I dont want to talk with my mom most of the time because it just makes me feel depressed, Armando said. It just makes me feel worse.
Hed sometimes refuse to eat, knowing that his parents and sisters were struggling to put food on the table.
Armando walked back to his old house recently after a conversation with his mom. He walked along the same street where he use to ride his green mountain bike for hours. He looked at the front door where his mom used to say goodbye to him when he left for school.
He thought about what shed said on the phone: If only it could be like it was.
Armando has grown angrier over the last three years. He said he was mad at himself for not being able to do more for his family. Hes mad at his parents for the expectations they put on him. Hes mad at the country for creating the system his family is caught up in.
One afternoon last spring, he was walking into Walmart when a little Latino boy came out of the store riding in a buggy pushed by his father.
It makes me happy because the kid is happy, he recalled to a friend. But it makes me sad because I dont want the kid to ever have to feel the sadness one of their parents is probably undocumented and I dont want them to ever have to go through what I went through.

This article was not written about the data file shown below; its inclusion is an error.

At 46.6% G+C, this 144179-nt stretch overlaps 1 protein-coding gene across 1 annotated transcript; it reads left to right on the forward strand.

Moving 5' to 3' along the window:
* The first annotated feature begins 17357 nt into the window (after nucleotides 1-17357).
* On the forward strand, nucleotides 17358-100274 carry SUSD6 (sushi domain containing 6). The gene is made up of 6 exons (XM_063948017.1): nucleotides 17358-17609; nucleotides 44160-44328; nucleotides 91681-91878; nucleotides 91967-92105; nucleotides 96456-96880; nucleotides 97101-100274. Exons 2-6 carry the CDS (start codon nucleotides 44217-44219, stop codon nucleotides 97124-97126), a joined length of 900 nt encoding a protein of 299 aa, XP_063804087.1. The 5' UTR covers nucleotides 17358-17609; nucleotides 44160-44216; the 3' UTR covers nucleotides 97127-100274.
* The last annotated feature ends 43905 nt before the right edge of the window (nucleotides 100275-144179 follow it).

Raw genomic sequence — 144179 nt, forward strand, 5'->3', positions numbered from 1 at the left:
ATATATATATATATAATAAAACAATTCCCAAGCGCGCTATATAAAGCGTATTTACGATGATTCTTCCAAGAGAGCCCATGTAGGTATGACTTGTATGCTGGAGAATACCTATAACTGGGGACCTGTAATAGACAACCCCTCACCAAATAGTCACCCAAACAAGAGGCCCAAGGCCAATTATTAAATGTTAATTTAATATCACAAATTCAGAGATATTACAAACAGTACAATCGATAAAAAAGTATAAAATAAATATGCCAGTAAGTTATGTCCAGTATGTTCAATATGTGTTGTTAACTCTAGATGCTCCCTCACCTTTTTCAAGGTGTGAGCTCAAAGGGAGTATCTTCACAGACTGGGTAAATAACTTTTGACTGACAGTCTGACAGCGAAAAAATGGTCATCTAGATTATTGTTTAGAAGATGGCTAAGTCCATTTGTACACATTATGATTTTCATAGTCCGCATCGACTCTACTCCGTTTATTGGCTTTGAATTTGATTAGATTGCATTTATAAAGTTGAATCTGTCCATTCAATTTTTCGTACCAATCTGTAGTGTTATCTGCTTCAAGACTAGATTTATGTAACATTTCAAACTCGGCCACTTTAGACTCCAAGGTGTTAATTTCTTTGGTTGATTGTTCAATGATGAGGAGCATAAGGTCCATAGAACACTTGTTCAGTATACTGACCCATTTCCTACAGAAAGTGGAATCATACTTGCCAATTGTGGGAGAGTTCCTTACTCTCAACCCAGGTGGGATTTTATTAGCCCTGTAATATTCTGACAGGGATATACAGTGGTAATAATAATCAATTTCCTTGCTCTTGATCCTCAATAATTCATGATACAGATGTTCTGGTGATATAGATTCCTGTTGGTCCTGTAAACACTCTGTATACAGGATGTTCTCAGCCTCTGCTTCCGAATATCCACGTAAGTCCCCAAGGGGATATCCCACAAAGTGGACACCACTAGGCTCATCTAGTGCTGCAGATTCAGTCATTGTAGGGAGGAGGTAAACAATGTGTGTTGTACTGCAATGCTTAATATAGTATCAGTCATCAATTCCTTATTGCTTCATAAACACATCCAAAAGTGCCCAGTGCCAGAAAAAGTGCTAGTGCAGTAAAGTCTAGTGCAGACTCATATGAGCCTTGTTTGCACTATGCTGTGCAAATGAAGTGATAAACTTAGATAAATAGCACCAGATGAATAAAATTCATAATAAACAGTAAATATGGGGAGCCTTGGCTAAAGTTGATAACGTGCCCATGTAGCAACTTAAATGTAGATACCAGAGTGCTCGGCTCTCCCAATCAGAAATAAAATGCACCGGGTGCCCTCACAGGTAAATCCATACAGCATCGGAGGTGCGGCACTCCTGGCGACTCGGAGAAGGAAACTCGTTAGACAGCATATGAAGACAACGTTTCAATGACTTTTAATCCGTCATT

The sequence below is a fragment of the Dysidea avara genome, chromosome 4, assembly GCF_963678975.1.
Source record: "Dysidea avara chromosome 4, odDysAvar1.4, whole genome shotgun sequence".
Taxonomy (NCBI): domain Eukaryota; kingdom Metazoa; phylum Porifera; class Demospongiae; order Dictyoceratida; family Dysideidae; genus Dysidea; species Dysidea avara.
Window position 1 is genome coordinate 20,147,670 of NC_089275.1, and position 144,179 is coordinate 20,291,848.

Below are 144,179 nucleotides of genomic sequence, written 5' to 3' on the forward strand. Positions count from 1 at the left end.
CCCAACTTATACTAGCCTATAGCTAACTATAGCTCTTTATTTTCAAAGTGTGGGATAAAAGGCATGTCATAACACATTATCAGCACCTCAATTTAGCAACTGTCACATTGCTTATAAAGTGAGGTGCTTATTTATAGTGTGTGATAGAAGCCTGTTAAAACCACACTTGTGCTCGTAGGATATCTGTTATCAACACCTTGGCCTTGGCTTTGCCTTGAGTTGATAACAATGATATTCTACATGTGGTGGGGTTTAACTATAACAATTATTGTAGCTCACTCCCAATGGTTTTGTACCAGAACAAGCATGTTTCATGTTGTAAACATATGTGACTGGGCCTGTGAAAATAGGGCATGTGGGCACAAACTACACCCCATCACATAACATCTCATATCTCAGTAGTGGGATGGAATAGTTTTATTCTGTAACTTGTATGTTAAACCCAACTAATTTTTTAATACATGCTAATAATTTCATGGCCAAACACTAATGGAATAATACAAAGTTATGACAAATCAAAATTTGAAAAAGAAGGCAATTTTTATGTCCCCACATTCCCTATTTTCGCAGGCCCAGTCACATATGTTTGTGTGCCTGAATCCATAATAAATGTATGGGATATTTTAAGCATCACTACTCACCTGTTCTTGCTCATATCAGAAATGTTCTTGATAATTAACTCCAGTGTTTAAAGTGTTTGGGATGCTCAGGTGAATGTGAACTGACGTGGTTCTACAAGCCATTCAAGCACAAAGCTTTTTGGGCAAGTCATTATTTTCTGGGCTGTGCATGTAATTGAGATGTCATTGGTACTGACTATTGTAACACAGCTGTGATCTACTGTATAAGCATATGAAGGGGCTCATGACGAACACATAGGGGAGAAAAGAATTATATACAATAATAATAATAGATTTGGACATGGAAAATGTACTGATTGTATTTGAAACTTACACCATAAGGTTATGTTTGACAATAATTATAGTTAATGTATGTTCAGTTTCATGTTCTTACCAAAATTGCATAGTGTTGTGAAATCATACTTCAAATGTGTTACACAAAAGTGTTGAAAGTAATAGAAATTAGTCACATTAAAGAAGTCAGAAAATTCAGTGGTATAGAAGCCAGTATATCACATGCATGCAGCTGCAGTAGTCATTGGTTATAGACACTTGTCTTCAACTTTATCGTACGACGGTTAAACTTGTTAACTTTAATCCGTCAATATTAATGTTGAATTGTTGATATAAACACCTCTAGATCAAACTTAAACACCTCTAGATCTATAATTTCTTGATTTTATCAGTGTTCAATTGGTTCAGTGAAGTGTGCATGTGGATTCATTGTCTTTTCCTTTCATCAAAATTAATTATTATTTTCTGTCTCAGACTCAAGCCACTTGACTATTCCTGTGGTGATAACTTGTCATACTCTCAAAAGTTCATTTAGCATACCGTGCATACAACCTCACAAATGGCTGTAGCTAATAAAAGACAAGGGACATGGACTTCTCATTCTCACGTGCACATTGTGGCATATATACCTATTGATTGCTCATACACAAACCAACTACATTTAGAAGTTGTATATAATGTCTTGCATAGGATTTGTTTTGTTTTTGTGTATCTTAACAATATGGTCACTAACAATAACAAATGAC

Juan Cruz lay on his bed in Mexico. He was smiling while throwing his youngest son, Juan, 4, up in the air. The little boy screamed and told his father to stop, yet couldnt stop giggling.
Opposite the bed were photos of all the kids, taken when they were students at Shamrock Gardens Elementary and Windsor Park Elementary in Charlotte. Cruz grabbed Armandos baby photo from a shelf.
He was a chubby baby, Cruz said, smiling.
I miss him, he said. I wish we were together. I know its probably hard for him to live far from us, but its the only way.
His mom worries that her son is growing more distant from her the longer theyre apart.
Talking to a reporter whod met her son, she rattled off questions about her oldest child: How big is he now? Whats his favorite thing to do? Does he think about us?
She worries shell never see him again.
Hes changed, his mom said in Spanish. Hes not the same boy anymore.
Proponents of greater immigration enforcement largely support the mass exodus of those who are in the country illegally. They say the parents are responsible for gambling with their childrens future by sneaking into the country illegally, knowing that they could be deported.
In a clear indication of the perilous path the immigration bill faces, many House Republicans think that if the government allows such people to stay or deportees to return, as in the Senate bills proposal it would only provide incentives for more illegal immigration.
For Armando and his family, the argument on Capitol Hill is about their life, and the future of a family that had made its way in Charlottes growing immigrant community.
His mom and dad press him to do more to help them return. They want him to send money. They want him to finish his degree and get a good job. They want him to take the rest of his sisters to the United States. Valeria joined him last spring. Shes several years behind in school, and Armando is trying to help her improve her study habits.